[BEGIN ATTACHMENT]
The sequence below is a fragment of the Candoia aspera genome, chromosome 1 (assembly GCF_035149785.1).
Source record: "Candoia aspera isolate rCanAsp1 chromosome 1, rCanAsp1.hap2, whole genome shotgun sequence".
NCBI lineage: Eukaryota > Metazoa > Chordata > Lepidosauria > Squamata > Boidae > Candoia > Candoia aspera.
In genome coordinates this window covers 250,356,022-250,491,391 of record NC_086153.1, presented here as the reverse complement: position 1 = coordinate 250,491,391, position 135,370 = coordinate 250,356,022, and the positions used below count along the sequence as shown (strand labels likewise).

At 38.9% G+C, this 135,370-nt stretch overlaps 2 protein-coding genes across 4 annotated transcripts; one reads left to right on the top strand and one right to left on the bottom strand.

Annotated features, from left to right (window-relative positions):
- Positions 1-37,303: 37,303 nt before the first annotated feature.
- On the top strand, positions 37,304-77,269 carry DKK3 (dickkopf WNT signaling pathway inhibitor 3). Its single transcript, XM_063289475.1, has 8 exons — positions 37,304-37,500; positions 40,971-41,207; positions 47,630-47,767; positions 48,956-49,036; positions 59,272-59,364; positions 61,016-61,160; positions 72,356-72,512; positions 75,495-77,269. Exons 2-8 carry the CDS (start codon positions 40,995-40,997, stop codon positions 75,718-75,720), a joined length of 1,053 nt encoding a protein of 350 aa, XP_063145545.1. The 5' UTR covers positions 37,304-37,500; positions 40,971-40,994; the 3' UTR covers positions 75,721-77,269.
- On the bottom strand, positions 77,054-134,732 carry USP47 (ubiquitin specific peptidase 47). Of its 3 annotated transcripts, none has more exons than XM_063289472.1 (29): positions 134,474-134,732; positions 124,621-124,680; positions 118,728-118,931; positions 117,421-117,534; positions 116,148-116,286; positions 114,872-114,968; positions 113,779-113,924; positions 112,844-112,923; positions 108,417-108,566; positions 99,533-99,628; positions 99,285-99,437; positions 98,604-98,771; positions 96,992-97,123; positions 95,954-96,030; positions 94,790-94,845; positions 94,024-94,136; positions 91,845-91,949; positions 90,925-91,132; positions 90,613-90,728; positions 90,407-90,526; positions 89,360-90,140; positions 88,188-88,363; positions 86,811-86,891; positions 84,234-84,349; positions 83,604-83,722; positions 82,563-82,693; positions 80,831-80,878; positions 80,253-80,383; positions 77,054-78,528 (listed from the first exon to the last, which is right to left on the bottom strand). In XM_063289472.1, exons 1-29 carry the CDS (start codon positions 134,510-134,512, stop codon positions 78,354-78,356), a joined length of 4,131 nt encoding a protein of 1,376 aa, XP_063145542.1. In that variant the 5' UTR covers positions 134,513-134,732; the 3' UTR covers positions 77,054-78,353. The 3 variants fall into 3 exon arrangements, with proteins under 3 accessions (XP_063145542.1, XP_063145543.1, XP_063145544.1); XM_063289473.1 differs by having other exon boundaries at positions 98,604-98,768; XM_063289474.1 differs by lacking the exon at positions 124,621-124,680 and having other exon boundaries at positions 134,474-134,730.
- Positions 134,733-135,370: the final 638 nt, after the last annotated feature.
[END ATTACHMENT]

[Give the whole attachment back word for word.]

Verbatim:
The sequence below is a fragment of the Candoia aspera genome, chromosome 1 (assembly GCF_035149785.1).
Source record: "Candoia aspera isolate rCanAsp1 chromosome 1, rCanAsp1.hap2, whole genome shotgun sequence".
NCBI lineage: Eukaryota > Metazoa > Chordata > Lepidosauria > Squamata > Boidae > Candoia > Candoia aspera.
In genome coordinates this window covers 250,356,022-250,491,391 of record NC_086153.1, presented here as the reverse complement: position 1 = coordinate 250,491,391, position 135,370 = coordinate 250,356,022, and the positions used below count along the sequence as shown (strand labels likewise).

At 38.9% G+C, this 135,370-nt stretch overlaps 2 protein-coding genes across 4 annotated transcripts; one reads left to right on the top strand and one right to left on the bottom strand.

Annotated features, from left to right (window-relative positions):
- Positions 1-37,303: 37,303 nt before the first annotated feature.
- On the top strand, positions 37,304-77,269 carry DKK3 (dickkopf WNT signaling pathway inhibitor 3). Its single transcript, XM_063289475.1, has 8 exons — positions 37,304-37,500; positions 40,971-41,207; positions 47,630-47,767; positions 48,956-49,036; positions 59,272-59,364; positions 61,016-61,160; positions 72,356-72,512; positions 75,495-77,269. Exons 2-8 carry the CDS (start codon positions 40,995-40,997, stop codon positions 75,718-75,720), a joined length of 1,053 nt encoding a protein of 350 aa, XP_063145545.1. The 5' UTR covers positions 37,304-37,500; positions 40,971-40,994; the 3' UTR covers positions 75,721-77,269.
- On the bottom strand, positions 77,054-134,732 carry USP47 (ubiquitin specific peptidase 47). Of its 3 annotated transcripts, none has more exons than XM_063289472.1 (29): positions 134,474-134,732; positions 124,621-124,680; positions 118,728-118,931; positions 117,421-117,534; positions 116,148-116,286; positions 114,872-114,968; positions 113,779-113,924; positions 112,844-112,923; positions 108,417-108,566; positions 99,533-99,628; positions 99,285-99,437; positions 98,604-98,771; positions 96,992-97,123; positions 95,954-96,030; positions 94,790-94,845; positions 94,024-94,136; positions 91,845-91,949; positions 90,925-91,132; positions 90,613-90,728; positions 90,407-90,526; positions 89,360-90,140; positions 88,188-88,363; positions 86,811-86,891; positions 84,234-84,349; positions 83,604-83,722; positions 82,563-82,693; positions 80,831-80,878; positions 80,253-80,383; positions 77,054-78,528 (listed from the first exon to the last, which is right to left on the bottom strand). In XM_063289472.1, exons 1-29 carry the CDS (start codon positions 134,510-134,512, stop codon positions 78,354-78,356), a joined length of 4,131 nt encoding a protein of 1,376 aa, XP_063145542.1. In that variant the 5' UTR covers positions 134,513-134,732; the 3' UTR covers positions 77,054-78,353. The 3 variants fall into 3 exon arrangements, with proteins under 3 accessions (XP_063145542.1, XP_063145543.1, XP_063145544.1); XM_063289473.1 differs by having other exon boundaries at positions 98,604-98,768; XM_063289474.1 differs by lacking the exon at positions 124,621-124,680 and having other exon boundaries at positions 134,474-134,730.
- Positions 134,733-135,370: the final 638 nt, after the last annotated feature.